Marsh Lane School; Local Frauds; Merging with Bournemouth

December 2015

It’s Christmas so the newsletter is a little earlier than usual and the fraudsters have increased their activity. Please tell any vulnerable relatives about the following selection, all taken from recent criminal activity in and around Christchurch:
Fake Police Officers
There has been a recent series of incidents whereby fraudsters either phone or arrive unannounced at the home of elderly residents claiming to be police officers.

The fake officers claim that they are investigating a fraud of which they believe the elderly person is a victim. The fake officers will then request the bank cards and personal identification numbers (PIN) of the victim and claim these are needed for investigation purposes. If the first contact was made by a phone call, the fake officers will tell the victim that someone will be over to collect the evidence. In one case the victim was instructed to attend their local bank and withdraw all of their money from their account. The fake officer was left alone in the victim’s house whilst the victim carried out the instructions.
Protect Yourself
  • The Police will never ask for your PIN or passwords. Do not give this information to anyone.
  • The Police will never request that you withdraw/transfer any money to them.
  • Before letting anyone into your home who claims to be from any law enforcement agency, ask to see their identity card and check it by calling 101.
  • Tell them they can attend at a pre-arranged time when a family member or friend can also be present.
  • If you receive a phone call from a police officer, ask for their name and force and tell them you will call them back. Wait a few minutes and then use 101 to call them back through their force’s switchboard and verify their identity.
Council Tax Fraud
Fraudsters have been phoning victims telling them that they have been placed in the wrong council tax bracket for a number of years and are entitled to a rebate. They normally say that this rebate should be worth about £7,000.
Once the victim is convinced, the fraudster tells them that in order to receive the rebate they will need to pay an administration fee in advance. The payment they ask for can be up to £350. The victim makes the payment, but then is no longer able to make contact with the person they spoke to on the phone. When they phone their council about the rebate, the council confirms that they know nothing about it.

Protect Yourself:
  • Your local council won’t ever phone out-of-the-blue to discuss a council tax rebate. If you receive a call of this nature, put the phone down straight away.
  • No legitimate organisation will ask you to pay an advanced fee in order to receive money, so never give them your card details.
  • If you think you have been a victim of fraud, hang up the phone and wait five minutes to clear the line as fraudsters sometimes keep the line open. Then call your bank or card issuer to report the fraud. Where it is possible use a different phone line to make the phone call.
Pension Fraud

The National Fraud Intelligence Bureau (NFIB) has been alerted to a pension scam whereby cold callers target members of the public aged 50 to 60 to release and transfer their pension early. Suspected firms who advertise and arrange pensions are offering investments in alternative commodities such as hotel developments or property in Cape Verde, and operate as unregulated collective investment schemes.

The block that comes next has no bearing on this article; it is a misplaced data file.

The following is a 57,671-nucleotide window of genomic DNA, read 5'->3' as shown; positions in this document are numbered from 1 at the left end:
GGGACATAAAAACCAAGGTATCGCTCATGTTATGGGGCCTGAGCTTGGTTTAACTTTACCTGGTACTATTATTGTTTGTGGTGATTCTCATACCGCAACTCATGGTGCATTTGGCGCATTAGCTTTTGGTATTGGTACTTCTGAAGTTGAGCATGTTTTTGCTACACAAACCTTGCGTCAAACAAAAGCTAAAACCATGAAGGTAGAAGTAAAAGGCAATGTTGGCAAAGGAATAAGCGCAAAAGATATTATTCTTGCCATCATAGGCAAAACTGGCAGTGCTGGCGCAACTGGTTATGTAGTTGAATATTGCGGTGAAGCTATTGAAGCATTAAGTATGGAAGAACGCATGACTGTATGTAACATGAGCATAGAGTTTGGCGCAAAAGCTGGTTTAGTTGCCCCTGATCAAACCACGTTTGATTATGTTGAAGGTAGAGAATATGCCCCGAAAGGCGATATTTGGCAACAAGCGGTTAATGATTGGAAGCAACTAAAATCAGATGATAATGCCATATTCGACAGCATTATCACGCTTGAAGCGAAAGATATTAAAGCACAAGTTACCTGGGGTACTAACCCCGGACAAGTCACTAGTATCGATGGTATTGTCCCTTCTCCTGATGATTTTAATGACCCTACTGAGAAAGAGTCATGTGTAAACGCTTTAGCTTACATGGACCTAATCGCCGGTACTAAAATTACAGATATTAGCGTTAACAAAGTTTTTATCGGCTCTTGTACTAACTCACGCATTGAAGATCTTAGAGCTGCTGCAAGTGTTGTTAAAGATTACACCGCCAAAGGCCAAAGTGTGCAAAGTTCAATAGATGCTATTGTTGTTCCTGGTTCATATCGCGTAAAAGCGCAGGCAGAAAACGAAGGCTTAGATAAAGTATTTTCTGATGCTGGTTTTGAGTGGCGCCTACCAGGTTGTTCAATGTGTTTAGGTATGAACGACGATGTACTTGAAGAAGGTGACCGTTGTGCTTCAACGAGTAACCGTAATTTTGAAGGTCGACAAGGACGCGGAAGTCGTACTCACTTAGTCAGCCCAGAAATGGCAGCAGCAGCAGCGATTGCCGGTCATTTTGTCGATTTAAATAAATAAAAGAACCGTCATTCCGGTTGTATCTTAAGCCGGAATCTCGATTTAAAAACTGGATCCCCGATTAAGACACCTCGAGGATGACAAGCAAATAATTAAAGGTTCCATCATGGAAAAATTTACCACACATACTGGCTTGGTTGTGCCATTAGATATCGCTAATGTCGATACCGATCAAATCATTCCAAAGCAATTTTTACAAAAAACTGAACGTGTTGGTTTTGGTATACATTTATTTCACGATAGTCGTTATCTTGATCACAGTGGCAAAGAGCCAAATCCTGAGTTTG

Often, the cold calling ‘pension companies’ involved are neither regulated nor qualified to give financial advice and classify themselves as a ‘trustee’, ‘consultant’ or an ‘independent advisor’ and offer exceptionally high return rates for investors.  Ensure that you request that the risks and growth rates are explained and that you fully understand them before transferring your pension. Remember that if the offer seems too good to be true, then it generally is.
Check whether the pension arrangement company is registered with the FCA. Registered companies can be checked using the FCA register online at: 
Further advice can be found at:
Website Fraud
Fraudsters have set up a website advertising various electrical goods and domestic appliances. These goods are advertised at below market value and do not exist. The fraudsters will request your card details via the website. However you will then receive an email stating the payment failed and you must pay via bank transfer.
Payments made via bank transfer are not protected should you not received the goods purchased. Always try to make payment via PayPal or credit card - where you have some protection should you not receive the product purchased.

The fraudsters use the widely recognised Trusted Shop Trustmark. They have not in fact been certified by Trusted Shops and therefore you are not covered by their money-back guarantee.

Protect yourself:
  • Check the Trusted Shops Facebook page where warnings about websites using their Trustmark are published. If you are in doubt about the legitimacy of a Trustmark then you can contact Trusted Shops on 0203 364 5906 or by email They will confirm whether they have certified that website.
  • Conduct a search on the website which will identify when the website has been created and be wary of newly formed ones. You can conduct this search using
  • Carry out online research in relation to the website, company name and the business address provided to identify any poor feedback or possible irregularities.
If you believe that you have been a victim of fraud you can report it online or by telephone 0300 123 2040.

Christmas and New Year Waste Collection Dates
Go to to check arrangements over the holiday period

Marsh Lane School: Planning Application 8/15/0665

Details of the above application are available on-line at: